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Reading this post-mortem and their MySQL HA post, this incident deserves a talk titled: "MySQL semi-synchronous replication with automatic inter-DC failover to a DR site: how to turn a 47s outage into a 24h outage requiring manual data fixes"

https://githubengineering.com/mysql-high-availability-at-git...

> In MySQL’s semi-synchronous replication a master does not acknowledge a transaction commit until the change is known to have shipped to one or more replicas. [...]

> Consistency comes with a cost: a risk to availability. Should no replica acknowledge receipt of changes, the master will block and writes will stall. Fortunately, there is a timeout configuration, after which the master can revert back to asynchronous replication mode, making writes available again.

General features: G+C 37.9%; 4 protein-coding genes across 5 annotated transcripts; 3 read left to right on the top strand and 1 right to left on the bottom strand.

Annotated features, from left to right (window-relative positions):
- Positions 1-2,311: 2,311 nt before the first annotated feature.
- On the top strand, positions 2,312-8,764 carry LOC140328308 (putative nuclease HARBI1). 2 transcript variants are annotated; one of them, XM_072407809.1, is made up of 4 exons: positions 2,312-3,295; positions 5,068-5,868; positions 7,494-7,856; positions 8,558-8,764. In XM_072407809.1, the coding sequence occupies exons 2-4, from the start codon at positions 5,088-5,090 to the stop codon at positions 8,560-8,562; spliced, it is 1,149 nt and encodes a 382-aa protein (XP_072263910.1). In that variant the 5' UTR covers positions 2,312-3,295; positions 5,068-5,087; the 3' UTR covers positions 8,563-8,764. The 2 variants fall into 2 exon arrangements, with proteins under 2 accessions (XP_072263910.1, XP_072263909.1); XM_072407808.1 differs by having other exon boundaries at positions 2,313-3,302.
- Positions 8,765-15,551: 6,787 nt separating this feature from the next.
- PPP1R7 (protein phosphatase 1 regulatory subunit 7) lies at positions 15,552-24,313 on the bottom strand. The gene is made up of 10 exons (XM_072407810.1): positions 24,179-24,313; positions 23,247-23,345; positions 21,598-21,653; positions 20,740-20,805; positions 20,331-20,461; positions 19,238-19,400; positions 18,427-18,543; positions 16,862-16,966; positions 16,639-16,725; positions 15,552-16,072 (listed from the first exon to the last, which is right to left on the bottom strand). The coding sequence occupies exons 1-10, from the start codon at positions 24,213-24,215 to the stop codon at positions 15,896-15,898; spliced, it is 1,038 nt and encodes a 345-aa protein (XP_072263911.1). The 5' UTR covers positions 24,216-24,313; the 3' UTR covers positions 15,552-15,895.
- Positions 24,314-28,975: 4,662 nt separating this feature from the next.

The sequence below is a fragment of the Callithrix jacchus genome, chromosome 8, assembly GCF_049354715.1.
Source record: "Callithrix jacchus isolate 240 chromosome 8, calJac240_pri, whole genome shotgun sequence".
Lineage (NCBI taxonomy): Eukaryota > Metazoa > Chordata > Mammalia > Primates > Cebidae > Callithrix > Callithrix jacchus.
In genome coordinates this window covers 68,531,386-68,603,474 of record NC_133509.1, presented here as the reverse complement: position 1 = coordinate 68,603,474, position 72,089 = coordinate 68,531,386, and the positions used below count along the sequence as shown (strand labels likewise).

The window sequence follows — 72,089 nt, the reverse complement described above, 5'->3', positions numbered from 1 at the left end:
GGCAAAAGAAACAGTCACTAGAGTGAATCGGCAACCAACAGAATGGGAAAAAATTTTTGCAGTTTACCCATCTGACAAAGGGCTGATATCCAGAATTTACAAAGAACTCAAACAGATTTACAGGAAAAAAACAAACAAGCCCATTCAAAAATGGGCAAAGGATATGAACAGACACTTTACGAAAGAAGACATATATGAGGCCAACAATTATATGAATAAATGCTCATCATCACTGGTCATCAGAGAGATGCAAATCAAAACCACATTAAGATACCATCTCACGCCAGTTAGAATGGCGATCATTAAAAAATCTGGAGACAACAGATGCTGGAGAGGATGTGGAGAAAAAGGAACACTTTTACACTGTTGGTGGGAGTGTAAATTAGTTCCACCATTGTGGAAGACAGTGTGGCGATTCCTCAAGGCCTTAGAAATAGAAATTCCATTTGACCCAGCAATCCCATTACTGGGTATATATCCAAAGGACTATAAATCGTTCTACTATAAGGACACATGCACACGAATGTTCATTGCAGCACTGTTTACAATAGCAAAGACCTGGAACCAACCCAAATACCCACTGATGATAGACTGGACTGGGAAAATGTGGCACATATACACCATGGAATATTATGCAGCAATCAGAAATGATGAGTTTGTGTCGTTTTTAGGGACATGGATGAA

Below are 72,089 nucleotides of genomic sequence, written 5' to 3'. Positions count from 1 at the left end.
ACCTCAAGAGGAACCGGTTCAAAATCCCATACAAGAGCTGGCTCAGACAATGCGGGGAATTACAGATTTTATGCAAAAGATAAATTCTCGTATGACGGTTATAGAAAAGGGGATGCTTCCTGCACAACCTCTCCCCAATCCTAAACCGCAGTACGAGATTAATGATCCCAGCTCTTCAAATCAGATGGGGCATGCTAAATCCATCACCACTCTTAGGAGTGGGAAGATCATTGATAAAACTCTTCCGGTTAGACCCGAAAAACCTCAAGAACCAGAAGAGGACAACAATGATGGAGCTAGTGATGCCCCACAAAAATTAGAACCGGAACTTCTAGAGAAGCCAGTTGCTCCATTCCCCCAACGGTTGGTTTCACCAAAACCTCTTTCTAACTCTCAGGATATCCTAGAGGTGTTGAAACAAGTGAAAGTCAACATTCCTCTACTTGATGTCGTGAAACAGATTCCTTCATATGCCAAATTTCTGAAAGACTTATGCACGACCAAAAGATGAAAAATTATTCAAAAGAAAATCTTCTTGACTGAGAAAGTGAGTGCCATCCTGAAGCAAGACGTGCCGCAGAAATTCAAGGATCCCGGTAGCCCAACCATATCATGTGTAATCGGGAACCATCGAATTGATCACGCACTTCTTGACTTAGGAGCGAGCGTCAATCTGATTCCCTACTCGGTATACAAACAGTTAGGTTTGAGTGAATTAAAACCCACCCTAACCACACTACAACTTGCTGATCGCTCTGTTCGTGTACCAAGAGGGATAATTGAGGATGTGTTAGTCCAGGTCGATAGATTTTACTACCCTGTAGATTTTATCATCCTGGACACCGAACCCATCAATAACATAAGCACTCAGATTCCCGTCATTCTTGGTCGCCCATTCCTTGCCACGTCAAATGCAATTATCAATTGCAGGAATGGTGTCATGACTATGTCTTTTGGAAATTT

> We have set our timeout at a reasonably low value: 500ms. It is more than enough to ship changes from the master to local DC replicas, and typically also to remote DCs.

https://blog.github.com/2018-10-30-oct21-post-incident-analy...

> The database servers in the US East Coast data center contained a brief period of writes that had not been replicated to the US West Coast facility. Because the database clusters in both data centers now contained writes that were not present in the other data center, we were unable to fail the primary back over to the US East Coast data center safely.

> However, applications running in the East Coast that depend on writing information to a West Coast MySQL cluster are currently unable to cope with the additional latency introduced by a cross-country round trip for the majority of their database calls.




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